February 23, 2009
Soldiers Suffer From Skin Diseases
When soldiers leave the battlefield, their health is still a big concern. A new study identifies the most common skin diseases that affect many military personnel in combat zones, causing them to return home.
Dermatitis, moles, hives and cancerous skin lesions are cited as the most common diagnoses in the war zone. Skin conditions account for more than half of the days lost by frontline combat units, particularly in tropical and subtropical climates. Researchers say sun exposure, high temperatures, humidity, insects, crowded living conditions, chafing and sweating due to protective gear all aggravate soldiers' skin.
In their study of 170 military personnel who left combat zones for ill-defined dermatologic reasons, 20 percent were diagnosed with dermatitis. Nine-percent were diagnosed with a cancerous skin lesion and 7 percent with uncertain diagnoses.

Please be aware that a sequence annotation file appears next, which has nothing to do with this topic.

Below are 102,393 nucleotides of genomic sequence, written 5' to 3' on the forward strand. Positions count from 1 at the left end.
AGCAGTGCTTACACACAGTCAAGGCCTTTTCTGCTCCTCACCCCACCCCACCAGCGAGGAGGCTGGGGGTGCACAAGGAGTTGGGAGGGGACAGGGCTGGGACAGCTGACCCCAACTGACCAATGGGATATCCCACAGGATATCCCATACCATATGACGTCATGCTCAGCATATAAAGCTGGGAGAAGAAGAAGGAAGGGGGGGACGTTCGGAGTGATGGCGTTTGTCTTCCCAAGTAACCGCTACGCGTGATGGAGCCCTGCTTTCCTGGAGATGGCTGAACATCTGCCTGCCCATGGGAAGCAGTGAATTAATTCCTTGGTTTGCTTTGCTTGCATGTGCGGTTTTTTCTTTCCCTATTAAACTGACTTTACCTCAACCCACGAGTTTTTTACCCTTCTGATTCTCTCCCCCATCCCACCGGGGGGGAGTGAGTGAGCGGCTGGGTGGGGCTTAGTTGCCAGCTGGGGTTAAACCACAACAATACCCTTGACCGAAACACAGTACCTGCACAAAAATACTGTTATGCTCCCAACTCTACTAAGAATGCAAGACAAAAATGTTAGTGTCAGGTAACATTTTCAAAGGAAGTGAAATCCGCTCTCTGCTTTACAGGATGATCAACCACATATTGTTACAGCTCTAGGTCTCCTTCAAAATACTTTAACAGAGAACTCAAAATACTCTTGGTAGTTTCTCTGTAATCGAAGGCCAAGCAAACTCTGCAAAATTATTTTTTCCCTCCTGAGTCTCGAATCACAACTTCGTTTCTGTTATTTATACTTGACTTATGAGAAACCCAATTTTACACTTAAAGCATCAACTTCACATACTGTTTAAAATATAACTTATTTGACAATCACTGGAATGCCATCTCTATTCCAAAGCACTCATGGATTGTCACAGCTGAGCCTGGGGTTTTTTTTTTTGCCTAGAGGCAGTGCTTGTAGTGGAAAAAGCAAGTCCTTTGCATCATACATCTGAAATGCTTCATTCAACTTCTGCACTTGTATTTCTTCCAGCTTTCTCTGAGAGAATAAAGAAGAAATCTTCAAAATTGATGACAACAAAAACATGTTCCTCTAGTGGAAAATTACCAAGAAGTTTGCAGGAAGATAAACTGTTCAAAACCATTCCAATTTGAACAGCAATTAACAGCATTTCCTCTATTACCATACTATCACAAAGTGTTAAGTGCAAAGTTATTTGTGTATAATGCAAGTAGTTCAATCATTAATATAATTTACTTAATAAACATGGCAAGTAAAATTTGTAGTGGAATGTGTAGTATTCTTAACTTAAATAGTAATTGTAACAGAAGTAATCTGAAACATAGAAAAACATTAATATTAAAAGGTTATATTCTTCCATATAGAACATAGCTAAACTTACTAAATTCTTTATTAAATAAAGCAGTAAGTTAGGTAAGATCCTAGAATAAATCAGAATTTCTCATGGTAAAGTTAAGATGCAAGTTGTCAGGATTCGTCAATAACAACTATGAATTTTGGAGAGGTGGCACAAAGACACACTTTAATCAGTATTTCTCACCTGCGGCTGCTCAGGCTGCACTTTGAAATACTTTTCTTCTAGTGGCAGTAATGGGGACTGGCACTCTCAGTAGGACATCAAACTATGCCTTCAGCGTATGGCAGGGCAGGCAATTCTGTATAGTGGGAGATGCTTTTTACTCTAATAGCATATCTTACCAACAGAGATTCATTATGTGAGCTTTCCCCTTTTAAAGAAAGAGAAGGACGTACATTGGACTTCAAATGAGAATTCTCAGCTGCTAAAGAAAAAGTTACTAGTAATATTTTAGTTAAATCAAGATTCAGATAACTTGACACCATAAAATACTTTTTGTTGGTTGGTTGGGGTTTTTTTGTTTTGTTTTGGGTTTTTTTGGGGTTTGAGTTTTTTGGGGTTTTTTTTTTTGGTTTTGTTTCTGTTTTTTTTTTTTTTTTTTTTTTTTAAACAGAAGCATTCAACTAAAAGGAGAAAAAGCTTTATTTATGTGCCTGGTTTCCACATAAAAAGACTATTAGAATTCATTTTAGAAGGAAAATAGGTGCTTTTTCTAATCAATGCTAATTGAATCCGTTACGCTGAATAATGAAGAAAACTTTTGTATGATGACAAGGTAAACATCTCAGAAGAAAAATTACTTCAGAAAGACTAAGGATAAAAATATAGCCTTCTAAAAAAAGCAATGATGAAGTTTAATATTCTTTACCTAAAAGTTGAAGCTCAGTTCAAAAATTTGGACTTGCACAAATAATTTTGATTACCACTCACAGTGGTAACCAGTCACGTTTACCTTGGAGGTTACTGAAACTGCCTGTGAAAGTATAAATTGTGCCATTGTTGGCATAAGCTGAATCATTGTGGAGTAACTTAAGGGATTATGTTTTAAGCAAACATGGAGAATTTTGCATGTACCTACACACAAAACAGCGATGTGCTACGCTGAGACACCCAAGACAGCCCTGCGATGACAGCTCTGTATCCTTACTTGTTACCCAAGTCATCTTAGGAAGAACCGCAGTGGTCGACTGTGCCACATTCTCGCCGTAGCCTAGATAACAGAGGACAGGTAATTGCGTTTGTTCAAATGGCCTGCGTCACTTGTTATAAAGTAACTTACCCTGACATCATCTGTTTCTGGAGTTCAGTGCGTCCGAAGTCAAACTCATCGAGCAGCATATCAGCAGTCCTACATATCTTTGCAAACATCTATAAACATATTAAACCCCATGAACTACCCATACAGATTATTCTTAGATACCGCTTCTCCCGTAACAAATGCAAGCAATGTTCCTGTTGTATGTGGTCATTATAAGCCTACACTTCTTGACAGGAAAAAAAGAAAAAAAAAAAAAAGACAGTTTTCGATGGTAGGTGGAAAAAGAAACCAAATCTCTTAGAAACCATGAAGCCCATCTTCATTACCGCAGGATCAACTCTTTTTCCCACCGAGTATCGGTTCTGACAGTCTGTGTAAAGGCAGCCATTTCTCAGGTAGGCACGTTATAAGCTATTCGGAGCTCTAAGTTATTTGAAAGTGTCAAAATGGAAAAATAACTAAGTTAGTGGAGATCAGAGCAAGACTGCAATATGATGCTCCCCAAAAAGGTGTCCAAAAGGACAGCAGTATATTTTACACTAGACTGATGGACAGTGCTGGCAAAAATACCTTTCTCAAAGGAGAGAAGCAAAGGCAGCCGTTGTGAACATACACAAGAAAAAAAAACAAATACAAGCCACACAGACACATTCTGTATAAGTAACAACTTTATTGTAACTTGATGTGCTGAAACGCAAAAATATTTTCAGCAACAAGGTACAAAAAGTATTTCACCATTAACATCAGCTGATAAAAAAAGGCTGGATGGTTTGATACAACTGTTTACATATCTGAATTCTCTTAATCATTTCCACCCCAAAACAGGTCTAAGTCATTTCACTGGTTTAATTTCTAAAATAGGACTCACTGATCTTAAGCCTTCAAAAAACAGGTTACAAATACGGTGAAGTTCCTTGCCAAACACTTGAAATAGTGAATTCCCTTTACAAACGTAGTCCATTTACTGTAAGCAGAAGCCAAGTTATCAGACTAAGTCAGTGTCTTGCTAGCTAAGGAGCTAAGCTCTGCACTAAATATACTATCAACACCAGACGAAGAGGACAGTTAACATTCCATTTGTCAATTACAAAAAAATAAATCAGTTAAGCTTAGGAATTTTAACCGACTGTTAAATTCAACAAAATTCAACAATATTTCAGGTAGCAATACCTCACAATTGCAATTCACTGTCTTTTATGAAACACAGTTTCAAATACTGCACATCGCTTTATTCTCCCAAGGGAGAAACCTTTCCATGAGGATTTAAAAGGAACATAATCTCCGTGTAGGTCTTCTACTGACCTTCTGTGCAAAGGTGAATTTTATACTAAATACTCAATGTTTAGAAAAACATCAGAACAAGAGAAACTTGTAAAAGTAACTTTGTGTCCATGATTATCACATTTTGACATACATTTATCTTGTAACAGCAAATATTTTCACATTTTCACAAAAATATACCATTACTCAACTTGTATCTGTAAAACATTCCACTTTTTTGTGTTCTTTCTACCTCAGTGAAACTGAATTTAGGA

"Although skin diseases cause few fatalities, they have an appreciable role in combat and operational primary care," study authors wrote. "[This] series illustrates the dermatologic diagnoses that are troublesome for both patients and clinicians in U.S. Central Command."
Researchers recommend identifying soldiers with these conditions before deployment and focusing on prevention and treatment to reduce the number of evacuations due to dermatological conditions.
SOURCE: Archives of Dermatology, 2009;145:165-170
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